Vascular Plants of North Carolina
Account for Small's Yellow-eyed-grass - Xyris smalliana   Nash
Members of Xyris with account distribution info or public map:
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Section 5 » Order Commelinales » Family Xyridaceae
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AuthorNash
DistributionMostly southern Coastal Plain and Sandhills; scattered northeast to Lake Phelps in Washington County.

Coastal Plain, southern ME to southern FL and southern MS; eastern TX; Cuba; southern Mex.- C.A. Not known from VA.
AbundanceUncommon, but may be numerous where found. This is a Watch List species.
HabitatMargins and shallow water of blackwater stream impoundments, beaver ponds, natural depression ponds and sinkhole ponds.
PhenologyFlowering and fruiting late July-September.
IdentificationSmall's Yellow-eyed-grass is one of our robust species, its scapes typically 2-4 feet tall and leaves 1-2 feet long and up to 1.5 cm wide. Leaves are pink or reddish basally; and the leaves and stem have a lustrous sheen to them. This species often grows with Fringed Yellow-eyed-grass (X. fimbriata), but is shorter and its lateral sepals are short-lacerate rather than long-fringed.
Taxonomic CommentsNone

Members of Xyris are easy to identify to genus, but can be a challenge to identify species. Careful observation of a few features with a hand-lens is usually sufficient. Close attention must be paid to the flowering head, which is composed of overlapping brown scales. Immediately behind each scale are two brown "lateral sepals"; the margins of these may be feathery or irregularly lacerate (cut into narrow segments) or finely cut into short, comb-like prickles. Lateral sepals may be hidden or a bit longer than each scale. The flowers themselves are usually of little diagnostic value, other than time of flowering -- morning vs. afternoon. Seed size and ornamentation can also be useful characters, but require a dissecting scope to see well. Note also whether leaves and scapes (stems) are twisted and the color of the basal portion. All species have 2-ranked leaves, but in some species the leaves are arranged in a broad, fan-like shape. Finally, note the leaf and stem surface texture -- whether smooth of with little pale bumps. See Godfrey & Wooten (1979) for detailed descriptions and drawings.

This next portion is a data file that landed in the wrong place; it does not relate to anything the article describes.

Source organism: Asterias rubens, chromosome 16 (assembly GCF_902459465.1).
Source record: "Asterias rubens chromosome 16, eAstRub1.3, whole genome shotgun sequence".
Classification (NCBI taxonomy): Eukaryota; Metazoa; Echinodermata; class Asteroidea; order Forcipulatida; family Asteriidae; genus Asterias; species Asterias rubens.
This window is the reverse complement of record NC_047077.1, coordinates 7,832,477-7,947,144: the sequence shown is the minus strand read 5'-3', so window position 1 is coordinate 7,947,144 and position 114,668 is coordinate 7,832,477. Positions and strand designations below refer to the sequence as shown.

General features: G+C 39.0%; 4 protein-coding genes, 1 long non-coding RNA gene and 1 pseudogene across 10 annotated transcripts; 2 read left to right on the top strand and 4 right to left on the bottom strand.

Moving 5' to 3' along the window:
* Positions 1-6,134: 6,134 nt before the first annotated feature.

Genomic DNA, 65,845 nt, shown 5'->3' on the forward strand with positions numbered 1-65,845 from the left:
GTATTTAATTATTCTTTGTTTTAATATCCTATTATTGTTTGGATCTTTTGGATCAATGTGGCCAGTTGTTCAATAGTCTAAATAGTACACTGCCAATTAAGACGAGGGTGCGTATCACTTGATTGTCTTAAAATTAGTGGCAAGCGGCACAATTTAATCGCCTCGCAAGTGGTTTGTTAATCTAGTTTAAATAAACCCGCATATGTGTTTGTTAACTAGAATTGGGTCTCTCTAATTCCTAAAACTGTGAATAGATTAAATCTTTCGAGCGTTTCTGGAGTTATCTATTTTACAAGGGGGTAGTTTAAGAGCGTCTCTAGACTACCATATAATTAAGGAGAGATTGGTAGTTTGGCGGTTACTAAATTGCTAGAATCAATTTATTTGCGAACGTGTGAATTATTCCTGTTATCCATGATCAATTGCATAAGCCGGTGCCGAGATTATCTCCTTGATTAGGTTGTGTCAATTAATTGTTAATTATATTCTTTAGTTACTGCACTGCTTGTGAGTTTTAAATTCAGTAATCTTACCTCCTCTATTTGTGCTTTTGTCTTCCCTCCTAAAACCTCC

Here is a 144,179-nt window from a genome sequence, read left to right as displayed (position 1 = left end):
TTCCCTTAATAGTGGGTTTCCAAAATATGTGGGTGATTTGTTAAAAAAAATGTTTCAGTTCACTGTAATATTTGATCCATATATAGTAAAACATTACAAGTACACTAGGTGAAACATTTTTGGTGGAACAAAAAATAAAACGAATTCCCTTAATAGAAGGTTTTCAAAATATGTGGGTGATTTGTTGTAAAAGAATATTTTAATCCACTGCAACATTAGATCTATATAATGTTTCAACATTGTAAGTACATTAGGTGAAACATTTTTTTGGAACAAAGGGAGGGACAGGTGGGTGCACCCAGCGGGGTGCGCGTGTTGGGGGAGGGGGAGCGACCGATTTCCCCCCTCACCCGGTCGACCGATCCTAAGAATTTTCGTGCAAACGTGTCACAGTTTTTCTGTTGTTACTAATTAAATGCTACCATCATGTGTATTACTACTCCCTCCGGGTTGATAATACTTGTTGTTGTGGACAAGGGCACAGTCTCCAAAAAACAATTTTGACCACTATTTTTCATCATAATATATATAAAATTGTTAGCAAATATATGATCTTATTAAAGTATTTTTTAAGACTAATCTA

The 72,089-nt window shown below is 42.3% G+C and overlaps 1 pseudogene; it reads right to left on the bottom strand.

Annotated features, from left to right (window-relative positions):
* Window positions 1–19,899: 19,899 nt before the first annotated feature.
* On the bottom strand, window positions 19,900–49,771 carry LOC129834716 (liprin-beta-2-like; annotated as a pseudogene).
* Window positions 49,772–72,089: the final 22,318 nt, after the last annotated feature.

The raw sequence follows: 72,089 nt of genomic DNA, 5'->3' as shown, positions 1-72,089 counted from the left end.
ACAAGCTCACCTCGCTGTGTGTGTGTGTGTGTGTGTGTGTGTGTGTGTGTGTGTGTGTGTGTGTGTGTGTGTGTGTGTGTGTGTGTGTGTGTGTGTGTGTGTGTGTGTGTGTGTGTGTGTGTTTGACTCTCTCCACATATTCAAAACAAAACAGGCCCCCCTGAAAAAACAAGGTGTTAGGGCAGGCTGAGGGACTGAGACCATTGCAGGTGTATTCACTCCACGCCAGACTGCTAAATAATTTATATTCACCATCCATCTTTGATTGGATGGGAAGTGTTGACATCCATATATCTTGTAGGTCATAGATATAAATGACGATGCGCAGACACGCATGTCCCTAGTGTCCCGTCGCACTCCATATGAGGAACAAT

Other Common Name(s)None
State RankS3
Global RankG5
State StatusW1
US Status
USACE-agcpOBL link
USACE-empOBL link
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B.A. SorrieSuggs Mill Pond, late July 2016. BladenPhoto_natural
B.A. SorrieRichmond County, 2004, Gibson Pond at US 1.

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